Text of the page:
Language, Literacy and Communication
Following on from week one's recap on the question 'Pwy wyt ti?' (Who are you?) we would like your child to revisit the question 'Sut wyt ti?' (How are you?)
Ask them to take it in turns to ask and answer the question with you or an older sibling who should also be familiar with some of the vocabulary.
* ch is a glottal Kh sound , as in the Scottish loch.
Sut wyt ti? (Sit oyt ti?) How are you?
Dwy'n hapus. (Dween hapis) I am happy.
Dwy'n drist. (Dween drist) I am sad.
Dwy'n wedi blino. (Dween wedee bleeno) I am tired.
Dwy'n grac. (Dween grack) I am cross.
Dwy'n gyffrous. (Dween guff roys) I am excited.
Dwy'n sal. (Dween sal) I am ill.
Da iawn diolch. (Dar yown dee olch) Very well thank you.
Need a Stepping Stone?
If your child went to our nursery, then they should be aware of some of the vocabulary (hapus, drist, wedi blino, da iawn diolch), the rest may be new to them, so it would be beneficial to practise as often as you can. Start with the vocabulary that they are the most confident with and add a new word each day. It could be something as simple as asking them on a daily basis how they are in Welsh and encouraging them to ask different family members. Play a game - ask your child to mime the action to show how they are feeling and you have to guess how they are feeling and vice versa. You could also print out the feelings cards below that match the new vocabulary and ask your child to pick a card and use that to practise the vocabulary on each card.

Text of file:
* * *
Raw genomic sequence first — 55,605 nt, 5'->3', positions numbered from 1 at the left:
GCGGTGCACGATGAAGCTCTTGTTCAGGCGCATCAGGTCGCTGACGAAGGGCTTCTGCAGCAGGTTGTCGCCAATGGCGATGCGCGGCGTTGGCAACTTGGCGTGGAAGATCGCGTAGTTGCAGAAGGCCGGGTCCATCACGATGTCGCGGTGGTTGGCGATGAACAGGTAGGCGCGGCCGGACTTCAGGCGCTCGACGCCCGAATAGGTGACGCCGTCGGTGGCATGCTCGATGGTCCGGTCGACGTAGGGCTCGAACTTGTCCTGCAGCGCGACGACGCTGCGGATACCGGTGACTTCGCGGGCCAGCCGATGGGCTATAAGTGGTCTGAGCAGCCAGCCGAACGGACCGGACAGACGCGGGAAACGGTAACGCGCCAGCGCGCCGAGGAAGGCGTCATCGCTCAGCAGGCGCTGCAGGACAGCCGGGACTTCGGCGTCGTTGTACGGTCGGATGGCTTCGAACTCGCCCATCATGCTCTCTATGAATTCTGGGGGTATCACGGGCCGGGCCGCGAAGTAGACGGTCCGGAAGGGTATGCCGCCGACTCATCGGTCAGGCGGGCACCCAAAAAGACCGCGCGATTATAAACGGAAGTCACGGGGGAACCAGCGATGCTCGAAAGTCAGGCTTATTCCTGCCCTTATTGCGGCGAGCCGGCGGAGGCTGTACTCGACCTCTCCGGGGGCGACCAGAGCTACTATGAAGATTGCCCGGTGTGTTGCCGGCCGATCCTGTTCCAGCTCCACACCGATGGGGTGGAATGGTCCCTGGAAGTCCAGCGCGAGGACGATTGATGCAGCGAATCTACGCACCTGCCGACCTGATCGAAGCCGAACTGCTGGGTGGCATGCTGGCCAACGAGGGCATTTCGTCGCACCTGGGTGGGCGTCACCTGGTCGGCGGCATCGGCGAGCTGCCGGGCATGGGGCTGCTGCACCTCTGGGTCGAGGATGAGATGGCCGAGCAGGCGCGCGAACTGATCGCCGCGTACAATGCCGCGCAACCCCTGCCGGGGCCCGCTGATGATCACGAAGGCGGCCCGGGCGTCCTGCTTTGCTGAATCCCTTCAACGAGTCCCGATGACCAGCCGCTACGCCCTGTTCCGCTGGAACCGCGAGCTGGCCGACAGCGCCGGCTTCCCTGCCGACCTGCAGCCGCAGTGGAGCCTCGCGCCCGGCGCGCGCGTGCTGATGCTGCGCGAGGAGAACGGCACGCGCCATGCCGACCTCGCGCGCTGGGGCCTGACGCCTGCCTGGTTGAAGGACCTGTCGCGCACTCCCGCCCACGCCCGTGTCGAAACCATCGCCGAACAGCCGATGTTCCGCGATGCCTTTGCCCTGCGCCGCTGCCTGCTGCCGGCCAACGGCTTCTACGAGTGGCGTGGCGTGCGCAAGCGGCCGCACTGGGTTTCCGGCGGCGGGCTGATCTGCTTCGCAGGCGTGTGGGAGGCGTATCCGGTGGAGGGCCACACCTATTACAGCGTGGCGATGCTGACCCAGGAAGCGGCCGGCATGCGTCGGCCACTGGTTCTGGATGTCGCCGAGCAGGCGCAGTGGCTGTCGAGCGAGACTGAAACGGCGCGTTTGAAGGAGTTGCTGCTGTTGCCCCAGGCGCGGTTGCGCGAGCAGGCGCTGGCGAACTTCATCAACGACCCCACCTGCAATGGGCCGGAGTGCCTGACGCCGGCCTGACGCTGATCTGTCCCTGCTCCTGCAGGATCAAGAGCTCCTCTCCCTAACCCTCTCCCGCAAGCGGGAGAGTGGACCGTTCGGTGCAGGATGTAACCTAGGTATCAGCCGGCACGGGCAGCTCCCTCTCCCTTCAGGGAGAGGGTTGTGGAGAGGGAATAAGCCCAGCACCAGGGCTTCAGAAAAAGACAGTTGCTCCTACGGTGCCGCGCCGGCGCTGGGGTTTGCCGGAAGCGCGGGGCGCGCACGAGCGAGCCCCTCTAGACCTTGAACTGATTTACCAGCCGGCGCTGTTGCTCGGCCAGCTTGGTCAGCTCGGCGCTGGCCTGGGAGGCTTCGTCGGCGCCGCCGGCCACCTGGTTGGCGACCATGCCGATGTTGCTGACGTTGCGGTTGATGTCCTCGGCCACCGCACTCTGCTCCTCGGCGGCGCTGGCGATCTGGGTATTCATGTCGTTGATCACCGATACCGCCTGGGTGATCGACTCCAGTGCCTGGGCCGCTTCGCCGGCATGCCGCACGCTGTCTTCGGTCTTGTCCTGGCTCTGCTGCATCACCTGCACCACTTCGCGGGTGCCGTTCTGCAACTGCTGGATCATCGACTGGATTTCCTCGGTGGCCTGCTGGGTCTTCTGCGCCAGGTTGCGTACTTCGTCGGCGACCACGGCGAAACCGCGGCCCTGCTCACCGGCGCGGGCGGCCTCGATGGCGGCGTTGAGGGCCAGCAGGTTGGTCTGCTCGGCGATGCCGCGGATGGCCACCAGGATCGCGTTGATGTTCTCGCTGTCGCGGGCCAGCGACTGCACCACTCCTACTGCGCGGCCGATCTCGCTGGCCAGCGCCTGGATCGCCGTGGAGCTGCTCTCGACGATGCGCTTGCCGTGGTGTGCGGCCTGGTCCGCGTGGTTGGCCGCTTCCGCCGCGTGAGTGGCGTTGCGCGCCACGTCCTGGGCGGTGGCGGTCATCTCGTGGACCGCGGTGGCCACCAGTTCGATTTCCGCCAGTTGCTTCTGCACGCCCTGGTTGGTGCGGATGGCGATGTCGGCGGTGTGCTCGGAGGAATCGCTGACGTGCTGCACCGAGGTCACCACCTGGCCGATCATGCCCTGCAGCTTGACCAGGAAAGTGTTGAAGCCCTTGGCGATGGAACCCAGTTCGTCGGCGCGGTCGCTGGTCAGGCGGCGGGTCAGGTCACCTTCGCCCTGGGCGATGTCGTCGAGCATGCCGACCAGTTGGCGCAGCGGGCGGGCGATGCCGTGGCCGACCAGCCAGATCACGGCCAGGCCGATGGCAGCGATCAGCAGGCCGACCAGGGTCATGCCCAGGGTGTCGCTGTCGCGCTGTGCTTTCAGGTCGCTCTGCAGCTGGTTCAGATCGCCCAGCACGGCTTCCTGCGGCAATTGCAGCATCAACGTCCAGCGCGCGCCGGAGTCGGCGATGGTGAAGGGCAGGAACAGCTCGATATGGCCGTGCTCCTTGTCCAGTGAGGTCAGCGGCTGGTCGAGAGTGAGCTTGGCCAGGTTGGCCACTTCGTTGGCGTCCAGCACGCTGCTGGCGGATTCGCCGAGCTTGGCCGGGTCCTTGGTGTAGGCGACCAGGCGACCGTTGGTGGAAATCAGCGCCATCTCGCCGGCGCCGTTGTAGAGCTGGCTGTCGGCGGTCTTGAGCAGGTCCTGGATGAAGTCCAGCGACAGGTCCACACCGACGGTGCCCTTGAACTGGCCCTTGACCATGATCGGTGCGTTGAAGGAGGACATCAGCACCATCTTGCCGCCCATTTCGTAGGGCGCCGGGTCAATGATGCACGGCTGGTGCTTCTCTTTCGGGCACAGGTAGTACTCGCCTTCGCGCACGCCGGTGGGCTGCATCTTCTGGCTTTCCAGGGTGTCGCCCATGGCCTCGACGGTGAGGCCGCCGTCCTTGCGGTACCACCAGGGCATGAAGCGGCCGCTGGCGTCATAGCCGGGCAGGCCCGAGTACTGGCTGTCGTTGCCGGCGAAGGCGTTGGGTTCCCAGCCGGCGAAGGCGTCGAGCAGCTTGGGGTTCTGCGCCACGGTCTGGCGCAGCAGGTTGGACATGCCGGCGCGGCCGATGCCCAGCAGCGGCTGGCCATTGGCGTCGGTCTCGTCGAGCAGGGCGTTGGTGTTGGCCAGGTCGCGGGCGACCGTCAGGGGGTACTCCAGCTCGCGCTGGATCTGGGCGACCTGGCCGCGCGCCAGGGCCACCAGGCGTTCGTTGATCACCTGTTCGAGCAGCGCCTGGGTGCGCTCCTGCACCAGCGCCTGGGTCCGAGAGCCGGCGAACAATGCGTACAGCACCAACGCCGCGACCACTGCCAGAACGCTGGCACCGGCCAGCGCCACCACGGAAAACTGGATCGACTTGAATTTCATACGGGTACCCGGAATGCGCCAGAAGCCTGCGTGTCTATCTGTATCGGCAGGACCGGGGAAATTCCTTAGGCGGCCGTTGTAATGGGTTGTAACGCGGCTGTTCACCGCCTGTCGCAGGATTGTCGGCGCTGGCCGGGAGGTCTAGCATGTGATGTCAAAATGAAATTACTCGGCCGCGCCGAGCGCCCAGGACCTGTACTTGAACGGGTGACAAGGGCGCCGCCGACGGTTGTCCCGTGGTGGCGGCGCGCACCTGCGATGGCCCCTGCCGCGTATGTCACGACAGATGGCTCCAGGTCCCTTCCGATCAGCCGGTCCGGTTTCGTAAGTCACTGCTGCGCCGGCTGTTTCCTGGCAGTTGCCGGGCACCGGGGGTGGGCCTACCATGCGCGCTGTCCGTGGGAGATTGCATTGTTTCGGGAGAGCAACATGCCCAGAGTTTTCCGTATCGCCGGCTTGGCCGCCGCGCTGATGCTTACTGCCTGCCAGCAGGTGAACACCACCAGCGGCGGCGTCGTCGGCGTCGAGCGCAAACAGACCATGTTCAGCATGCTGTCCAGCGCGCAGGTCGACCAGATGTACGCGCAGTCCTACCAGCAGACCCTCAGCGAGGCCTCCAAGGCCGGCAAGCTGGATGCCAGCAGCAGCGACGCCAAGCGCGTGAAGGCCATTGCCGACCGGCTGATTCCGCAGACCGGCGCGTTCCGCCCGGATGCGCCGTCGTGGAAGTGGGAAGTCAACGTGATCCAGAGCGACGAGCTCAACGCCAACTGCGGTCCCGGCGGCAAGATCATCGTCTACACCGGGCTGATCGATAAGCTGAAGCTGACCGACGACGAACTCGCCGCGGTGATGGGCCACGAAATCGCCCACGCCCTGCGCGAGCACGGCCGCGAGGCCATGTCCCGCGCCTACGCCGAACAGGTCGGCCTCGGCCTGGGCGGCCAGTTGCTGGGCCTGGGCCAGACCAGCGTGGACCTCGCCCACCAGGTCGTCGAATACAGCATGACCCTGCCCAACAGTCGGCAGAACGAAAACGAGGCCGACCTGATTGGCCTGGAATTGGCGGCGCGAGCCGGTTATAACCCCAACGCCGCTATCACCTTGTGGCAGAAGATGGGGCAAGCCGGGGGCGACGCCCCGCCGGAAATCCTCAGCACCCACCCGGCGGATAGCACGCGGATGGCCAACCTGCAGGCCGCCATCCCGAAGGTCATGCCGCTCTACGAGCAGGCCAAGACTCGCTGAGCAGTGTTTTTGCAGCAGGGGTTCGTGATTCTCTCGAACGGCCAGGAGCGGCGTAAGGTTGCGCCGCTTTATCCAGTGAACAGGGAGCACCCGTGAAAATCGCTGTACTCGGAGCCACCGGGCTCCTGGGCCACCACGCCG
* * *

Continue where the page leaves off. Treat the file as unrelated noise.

Need a Further Challenge?
Once they are confident recapping the question and answers then they can have a bit of fun answering as if they are a superhero e.g Dwi'n strong!
Obviously we wouldn't expect them to be able to know the Welsh vocabulary for these words so saying them in English is perfectly acceptable. We are just encouraging the exposure to the question/answer words and hoping to build their confidence in asking and answering the questions.